This last line, taken in the context of the Prelude, has been the one that has most often come to my mind since finishing Middlemarch. After months of opening my phone to news of another unthinkable tragedy: school shootings, mothers torn away from their children at the border, natural disasters and war leaving families homeless; it can be easy to react to more bad news with anger and apathy. I have thought to myself many times that I am powerless against the seemingly unstoppable tide of hatred and ignorance flooding our world. But in times of hopelessness, I am reminded of Eliot’s belief in the “many Dorotheas”, people whose lives and accomplishments were not eternalized, but have still made our world a better one to live in. I have realized that I do not have to make history, but rather, the small positive acts I accomplish will multiply and spread, and mix with the acts of others. Like wildflowers that will grow and propagate over the course of a spring, we all only need to plant one seed to have a garden bloom. I think back to the time I spent my first semester, sitting in the library, half-heartedly attempting to write an essay, and how I felt that I was accomplishing nothing. I wish I had looked and seen how the world was changing all around me: there were people reading to children, or hiding Easter eggs filled with candy in the stacks for students to come across, or helping their friends solve a physics problem. I similarly wish I had been able to see myself: walking to town to pick up surprise Insomnia Cookies for my roommate, helping my classmates find books for their research projects, talking long into the night with an old friend, and see how in all of these small actions, I was making the world better. We have all have the opportunity to make our world a better one to live in, all we have to do is recognize the power we have. Make a conscious effort to help others, encourage those around you to do the same, and celebrate those who make your life an easier one to live.
Dorothea reminds me to follow this advice and strive to improve the lives of those around me. To remain hopeful and see the positives in trying circumstances. To revel in small victories, knowing that individual acts of kindness and compassion, taken together, change our world. As Dorothea said, “what do we live for, if it is not to make life less difficult to each other?” Coming to work at LitWorld and being greeted with new photos from our partners of children all over the world reading, learning, smiling, and laughing, never fails to fill my heart with joy and gratitude, as I realize that I am adding to the “growing good” of our world. The best and most memorable experiences I have had this summer have been when I had the opportunity to see the impact of LitWorld first-hand in the LitCamp held at PS 257 in Brooklyn. There I talked to children about stories they had written about friendship was amazed by both the touching and heartfelt stories the children told me about their sisters and cousins, but also the pride they had in what they had written. I listened to the LitCamp teachers about how they had seen their students' passion for reading, confidence, and curiosity blossom this summer, and I was in awe of the dedication I saw they had for their students and their success. When these children share their stories and when their teachers give them the confidence to do so, they are bettering the world, and by being there to listen, so am I. And if we all work with positive intentions and put our efforts toward improving the lives of others, we can all change the world.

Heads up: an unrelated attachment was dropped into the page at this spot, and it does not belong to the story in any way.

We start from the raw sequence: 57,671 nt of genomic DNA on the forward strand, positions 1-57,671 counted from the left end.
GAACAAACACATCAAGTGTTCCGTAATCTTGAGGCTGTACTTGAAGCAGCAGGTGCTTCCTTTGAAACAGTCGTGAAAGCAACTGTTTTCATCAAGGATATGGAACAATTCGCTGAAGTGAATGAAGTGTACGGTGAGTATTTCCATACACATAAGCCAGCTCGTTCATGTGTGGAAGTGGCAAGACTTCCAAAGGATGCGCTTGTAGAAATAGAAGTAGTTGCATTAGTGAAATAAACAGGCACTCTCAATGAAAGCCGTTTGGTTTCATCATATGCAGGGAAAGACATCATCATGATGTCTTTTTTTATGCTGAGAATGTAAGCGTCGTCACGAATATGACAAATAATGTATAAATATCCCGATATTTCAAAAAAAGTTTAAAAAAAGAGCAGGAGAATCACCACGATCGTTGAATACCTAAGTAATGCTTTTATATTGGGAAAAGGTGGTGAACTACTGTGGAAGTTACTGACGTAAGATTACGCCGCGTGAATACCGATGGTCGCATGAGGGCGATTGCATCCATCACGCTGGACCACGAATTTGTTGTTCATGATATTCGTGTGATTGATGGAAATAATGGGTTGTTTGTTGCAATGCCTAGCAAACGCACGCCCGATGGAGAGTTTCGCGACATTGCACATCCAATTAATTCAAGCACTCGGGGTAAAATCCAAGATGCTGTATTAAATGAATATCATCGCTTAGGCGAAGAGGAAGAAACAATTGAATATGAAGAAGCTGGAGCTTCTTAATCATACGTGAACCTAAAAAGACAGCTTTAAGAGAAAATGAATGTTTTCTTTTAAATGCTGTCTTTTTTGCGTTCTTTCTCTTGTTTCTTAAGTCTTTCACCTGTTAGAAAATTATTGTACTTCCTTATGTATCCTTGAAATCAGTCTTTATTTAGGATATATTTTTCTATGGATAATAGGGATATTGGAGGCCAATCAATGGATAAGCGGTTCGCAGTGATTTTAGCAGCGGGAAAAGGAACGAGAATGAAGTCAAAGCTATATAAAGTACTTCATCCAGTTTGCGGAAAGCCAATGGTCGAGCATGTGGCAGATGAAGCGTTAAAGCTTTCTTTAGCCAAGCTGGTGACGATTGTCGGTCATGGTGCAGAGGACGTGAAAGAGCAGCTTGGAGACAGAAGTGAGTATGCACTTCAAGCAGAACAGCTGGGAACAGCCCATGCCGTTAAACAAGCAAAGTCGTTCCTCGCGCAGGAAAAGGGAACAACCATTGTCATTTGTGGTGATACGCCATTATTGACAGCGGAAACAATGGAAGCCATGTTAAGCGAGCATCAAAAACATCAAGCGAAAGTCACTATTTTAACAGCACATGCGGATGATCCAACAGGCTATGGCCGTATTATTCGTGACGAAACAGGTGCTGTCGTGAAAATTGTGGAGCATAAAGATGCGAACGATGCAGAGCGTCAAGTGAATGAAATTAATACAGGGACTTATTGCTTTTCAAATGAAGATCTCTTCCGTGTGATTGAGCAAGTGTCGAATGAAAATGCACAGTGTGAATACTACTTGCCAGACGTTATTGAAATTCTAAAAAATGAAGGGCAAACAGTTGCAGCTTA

What reading experiences have impacted your worldview? What books have taken you months to finish but were well worth it? I invite you to participate in my Middlemarch reading assignment here and write to LitWorld to share with us a reading assignment of your own creation!